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Category: Leadership

The Vanishing Art of Salutations: A Middle Manager’s Guide to Cold-Hearted Emails

In this era of rapid communication, where emails zip across the digital realm at lightning speed, one would think that a simple salutation wouldn’t be too much to ask. Alas, it seems the humble greeting has been abandoned, left to wither away in the bleak wasteland of corporate email chains. “Dear,” “Hello,” “Good morning,” and even the unassuming “hi” have fallen victim to the callous indifference of middle managers everywhere. But why? What has become of the once-mighty salutation?

The absence of a salutation in emails is the new norm. Instead, we are greeted with an immediate assault of curt sentences and cold demands. It’s as if our bosses have morphed into emotionless robots, programmed to crush our spirits with their concise messages. Gone are the days of cordiality and basic human decency; now it’s all about getting straight to the point, devoid of any semblance of warmth or camaraderie.

But one must ponder the underlying motives behind this sudden salutation scarcity. Could it be a deliberate strategy to distance managers from their minions? Is it a tactical move to assert authority and remind us who’s in charge? After all, nothing says “I’m the boss” like a stern command devoid of pleasantries. Perhaps they believe that by omitting the salutation, they can maintain an air of unapproachability, leaving their subordinates trembling at the sight of their electronic missives.

Or is it possible that managers have simply become enamored with the idea of sounding more “managerial” and “in charge”? Maybe they’ve attended one too many leadership seminars, where they were taught that every word must carry an aura of assertiveness and efficiency. Gone are the days of politeness and human connection; now it’s all about sending emails that scream, “I’m busy, I’m important, and I have no time for formalities!”

One can’t help but wonder, what will be next? Will we witness the eradication of “please” and “thank you” from our digital discourse? Will politeness become an ancient relic of a bygone era, reserved only for those rare face-to-face encounters? It’s a chilling thought, but it seems we’re heading down that treacherous path.

So, dear readers (if I may still call you that), let us reflect on the consequences of this salutation scarcity. The loss of a simple greeting may seem insignificant, but it speaks volumes about the state of our corporate culture. It reflects a growing disconnect between managers and their subordinates, a disheartening shift towards impersonal communication.

In a world where interactions are increasingly mediated by screens, we mustn’t forget the importance of basic human decency. It’s not just about getting the job done efficiently; it’s about fostering a sense of community, empathy, and respect within our organizations. The humble salutation may be a small gesture, but it carries the potential to bridge the gap between us, reminding us that we are all part of a collective effort.

So, the next time you receive an email devoid of a salutation, take a moment to pause and reflect. And perhaps, in your response, consider reinstating the lost art of pleasantries. Let’s not allow the sterile world of email to drain every ounce of humanity from our interactions. Instead, let’s bring back the “Dear,” the “Hello,” and the “Good morning” – for the sake of our sanity, our relationships, and our dwindling sense of common courtesy.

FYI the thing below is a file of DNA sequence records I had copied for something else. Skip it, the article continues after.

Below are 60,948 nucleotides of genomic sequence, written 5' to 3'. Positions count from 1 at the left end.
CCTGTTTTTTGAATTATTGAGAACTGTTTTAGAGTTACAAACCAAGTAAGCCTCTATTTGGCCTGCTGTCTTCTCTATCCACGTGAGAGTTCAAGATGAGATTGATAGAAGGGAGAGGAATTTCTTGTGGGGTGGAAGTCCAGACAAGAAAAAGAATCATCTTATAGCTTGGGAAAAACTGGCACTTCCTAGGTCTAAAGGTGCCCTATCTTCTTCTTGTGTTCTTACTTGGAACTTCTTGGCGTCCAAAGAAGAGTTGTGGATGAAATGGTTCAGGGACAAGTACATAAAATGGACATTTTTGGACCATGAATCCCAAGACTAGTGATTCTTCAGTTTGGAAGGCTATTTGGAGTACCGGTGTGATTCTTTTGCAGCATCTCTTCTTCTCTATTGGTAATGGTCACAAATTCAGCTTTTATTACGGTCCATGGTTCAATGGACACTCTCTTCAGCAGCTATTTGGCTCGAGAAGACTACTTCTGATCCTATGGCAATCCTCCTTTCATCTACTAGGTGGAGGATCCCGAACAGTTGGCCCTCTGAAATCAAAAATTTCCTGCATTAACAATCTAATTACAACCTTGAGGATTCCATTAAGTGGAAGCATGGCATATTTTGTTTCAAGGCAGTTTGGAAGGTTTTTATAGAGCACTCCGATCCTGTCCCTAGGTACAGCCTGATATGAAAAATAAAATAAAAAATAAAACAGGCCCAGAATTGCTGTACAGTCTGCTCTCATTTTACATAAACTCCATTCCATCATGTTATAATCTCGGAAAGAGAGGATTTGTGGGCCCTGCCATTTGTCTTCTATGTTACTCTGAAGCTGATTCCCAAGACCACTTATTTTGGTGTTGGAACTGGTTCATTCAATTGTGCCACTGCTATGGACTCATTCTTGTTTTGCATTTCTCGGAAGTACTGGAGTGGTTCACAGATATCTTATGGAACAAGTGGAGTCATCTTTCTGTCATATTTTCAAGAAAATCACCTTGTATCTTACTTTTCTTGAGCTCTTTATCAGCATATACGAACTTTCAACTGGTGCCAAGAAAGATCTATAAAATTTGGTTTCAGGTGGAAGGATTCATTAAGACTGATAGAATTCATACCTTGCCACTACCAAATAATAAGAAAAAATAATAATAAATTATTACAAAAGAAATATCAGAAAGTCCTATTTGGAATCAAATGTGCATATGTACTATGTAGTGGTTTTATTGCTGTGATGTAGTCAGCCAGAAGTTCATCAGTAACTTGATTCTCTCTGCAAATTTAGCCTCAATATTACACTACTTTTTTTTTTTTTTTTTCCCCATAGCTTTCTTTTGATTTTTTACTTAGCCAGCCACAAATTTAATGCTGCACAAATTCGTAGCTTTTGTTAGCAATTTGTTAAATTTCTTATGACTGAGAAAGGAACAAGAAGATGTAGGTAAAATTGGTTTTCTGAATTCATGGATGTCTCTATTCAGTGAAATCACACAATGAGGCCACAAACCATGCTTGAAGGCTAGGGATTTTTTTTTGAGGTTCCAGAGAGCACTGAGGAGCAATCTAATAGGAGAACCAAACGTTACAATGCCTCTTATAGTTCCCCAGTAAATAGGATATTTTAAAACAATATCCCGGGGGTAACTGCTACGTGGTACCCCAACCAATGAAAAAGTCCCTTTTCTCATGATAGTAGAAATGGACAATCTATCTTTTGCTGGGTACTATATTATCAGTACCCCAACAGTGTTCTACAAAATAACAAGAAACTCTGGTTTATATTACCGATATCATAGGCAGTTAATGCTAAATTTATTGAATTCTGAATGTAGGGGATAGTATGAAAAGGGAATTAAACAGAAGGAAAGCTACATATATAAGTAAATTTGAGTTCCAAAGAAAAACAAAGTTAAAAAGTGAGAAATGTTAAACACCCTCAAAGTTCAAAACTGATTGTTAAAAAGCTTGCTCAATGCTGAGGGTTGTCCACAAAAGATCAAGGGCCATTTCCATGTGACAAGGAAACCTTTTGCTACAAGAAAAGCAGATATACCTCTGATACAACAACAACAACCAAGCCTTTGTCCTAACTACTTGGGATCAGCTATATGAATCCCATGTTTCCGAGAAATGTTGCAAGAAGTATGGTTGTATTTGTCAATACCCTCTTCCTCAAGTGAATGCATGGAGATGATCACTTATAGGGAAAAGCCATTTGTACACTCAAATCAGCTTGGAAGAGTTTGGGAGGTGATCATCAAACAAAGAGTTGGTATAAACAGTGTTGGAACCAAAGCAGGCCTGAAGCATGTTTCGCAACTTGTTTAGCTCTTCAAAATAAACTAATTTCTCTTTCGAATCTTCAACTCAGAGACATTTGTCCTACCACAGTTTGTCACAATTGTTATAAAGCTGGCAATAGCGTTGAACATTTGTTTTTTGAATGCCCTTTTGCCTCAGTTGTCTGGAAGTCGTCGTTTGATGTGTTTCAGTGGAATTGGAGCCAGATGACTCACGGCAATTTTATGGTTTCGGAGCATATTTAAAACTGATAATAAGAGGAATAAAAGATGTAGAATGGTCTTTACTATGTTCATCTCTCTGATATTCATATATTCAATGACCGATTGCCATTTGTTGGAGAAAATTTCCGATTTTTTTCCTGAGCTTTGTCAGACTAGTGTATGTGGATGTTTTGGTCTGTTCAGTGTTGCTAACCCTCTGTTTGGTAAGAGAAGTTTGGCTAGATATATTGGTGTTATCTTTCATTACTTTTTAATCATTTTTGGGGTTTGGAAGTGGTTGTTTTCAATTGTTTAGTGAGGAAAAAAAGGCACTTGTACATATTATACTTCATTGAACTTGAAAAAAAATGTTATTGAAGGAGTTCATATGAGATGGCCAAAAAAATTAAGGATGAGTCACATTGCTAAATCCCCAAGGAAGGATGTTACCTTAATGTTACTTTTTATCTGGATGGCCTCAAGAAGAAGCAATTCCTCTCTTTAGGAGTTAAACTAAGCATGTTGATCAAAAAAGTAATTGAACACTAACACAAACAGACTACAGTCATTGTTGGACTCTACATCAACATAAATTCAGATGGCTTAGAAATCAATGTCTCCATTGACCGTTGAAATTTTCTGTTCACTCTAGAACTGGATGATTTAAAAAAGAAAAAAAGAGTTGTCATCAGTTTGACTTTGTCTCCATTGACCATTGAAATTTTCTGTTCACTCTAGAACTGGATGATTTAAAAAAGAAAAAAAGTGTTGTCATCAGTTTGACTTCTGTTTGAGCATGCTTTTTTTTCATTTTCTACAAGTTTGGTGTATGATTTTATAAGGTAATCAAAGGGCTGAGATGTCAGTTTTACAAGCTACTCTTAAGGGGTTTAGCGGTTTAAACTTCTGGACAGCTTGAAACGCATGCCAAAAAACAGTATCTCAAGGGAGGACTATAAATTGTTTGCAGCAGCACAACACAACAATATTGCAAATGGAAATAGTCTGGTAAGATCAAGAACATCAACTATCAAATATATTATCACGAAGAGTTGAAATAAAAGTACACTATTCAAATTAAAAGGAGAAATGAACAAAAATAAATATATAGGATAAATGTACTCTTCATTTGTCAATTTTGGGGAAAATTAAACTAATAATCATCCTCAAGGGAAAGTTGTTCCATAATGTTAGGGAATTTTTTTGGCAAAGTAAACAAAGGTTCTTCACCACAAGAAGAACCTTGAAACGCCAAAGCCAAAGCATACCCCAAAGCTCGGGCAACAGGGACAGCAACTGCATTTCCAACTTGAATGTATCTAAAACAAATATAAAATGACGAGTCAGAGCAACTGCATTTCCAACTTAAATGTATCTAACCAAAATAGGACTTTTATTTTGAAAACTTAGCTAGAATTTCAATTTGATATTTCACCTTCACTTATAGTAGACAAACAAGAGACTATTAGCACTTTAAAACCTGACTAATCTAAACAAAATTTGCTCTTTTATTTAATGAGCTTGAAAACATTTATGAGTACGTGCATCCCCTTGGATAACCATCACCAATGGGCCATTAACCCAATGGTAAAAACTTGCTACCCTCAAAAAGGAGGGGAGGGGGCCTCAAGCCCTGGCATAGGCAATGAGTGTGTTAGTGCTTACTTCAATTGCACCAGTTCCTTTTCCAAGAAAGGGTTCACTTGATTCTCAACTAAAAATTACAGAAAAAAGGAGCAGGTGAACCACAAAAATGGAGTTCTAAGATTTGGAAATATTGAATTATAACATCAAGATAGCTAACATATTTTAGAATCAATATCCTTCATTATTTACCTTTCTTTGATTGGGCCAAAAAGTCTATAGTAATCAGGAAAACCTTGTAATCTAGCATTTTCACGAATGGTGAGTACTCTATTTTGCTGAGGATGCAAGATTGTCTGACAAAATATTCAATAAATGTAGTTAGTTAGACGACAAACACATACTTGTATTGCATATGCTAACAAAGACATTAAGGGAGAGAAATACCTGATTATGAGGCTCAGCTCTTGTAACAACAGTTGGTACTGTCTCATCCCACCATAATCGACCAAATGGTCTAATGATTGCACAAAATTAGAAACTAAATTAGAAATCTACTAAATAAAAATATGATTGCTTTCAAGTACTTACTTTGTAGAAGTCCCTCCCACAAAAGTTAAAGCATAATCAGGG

And as for the future of “please” and “thank you”? Well, that’s a topic for another day. For now.

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A blizzard of snowflakes? bullying? or poor management?

…Raab “exercised his executive judgement” and was claimed to have “acted in a way which was intimidating” by being “unreasonably and persistently aggressive” during a meeting…

As justice secretary, Tolley said, Raab had “acted in a manner which was intimidating” by going further than appropriate in “delivering critical feedback”, and insulting officials by making “unconstructive critical comments” about their work.

I get it (I don’t condone it) – you’re stressed, time is short, resources are scarce, and you’re relying on work from your team in order to progress important developments in a project. The pressure is on and others are awaiting your update or presentation or advice or whatever it might be.

But in the final stages, you’re let down when the contribution you were expecting from your team is not to the required standard. Faced with this, it’s hard to remain perfectly composed and to not reveal obvious expressions of disappointment. Your tone of voice changes, facial expressions manifest uncontrollably, micro-aggressions are perceived by others…

Is Raab a bully? Some are saying that Raab is not the problem and that actually this is the snow-flake generation’s lack of resilience. Others are saying that he should have followed correct business management practices. But what are correct management practices?

Is there is a way for managers to avoid the frustration and the feeling that the only remedy is to give someone a ‘piece of your mind’? Yes – there are acceptable responses (as opposed to an ill-thought reaction). And the response should be in the context of the management/employee structures already put in place.

Already put in place? err… what management structures are they then?

Ok – listen… it’s very rare that someone deliberately does a bad job – the chances are, if the work is not as the boss expects then the boss needs to look at themselves, the organisation and how the task was set in the first place: did the member of staff know what was expected of them? Were they provided with the correct guidance? Were they trained correctly? Are they even doing the job they originally joined the organisation to do? And how can you quantify a member of staff’s performance? Is it the boss’ word against theirs?

If there is one key lesson to take away then it’s this: set objective standards!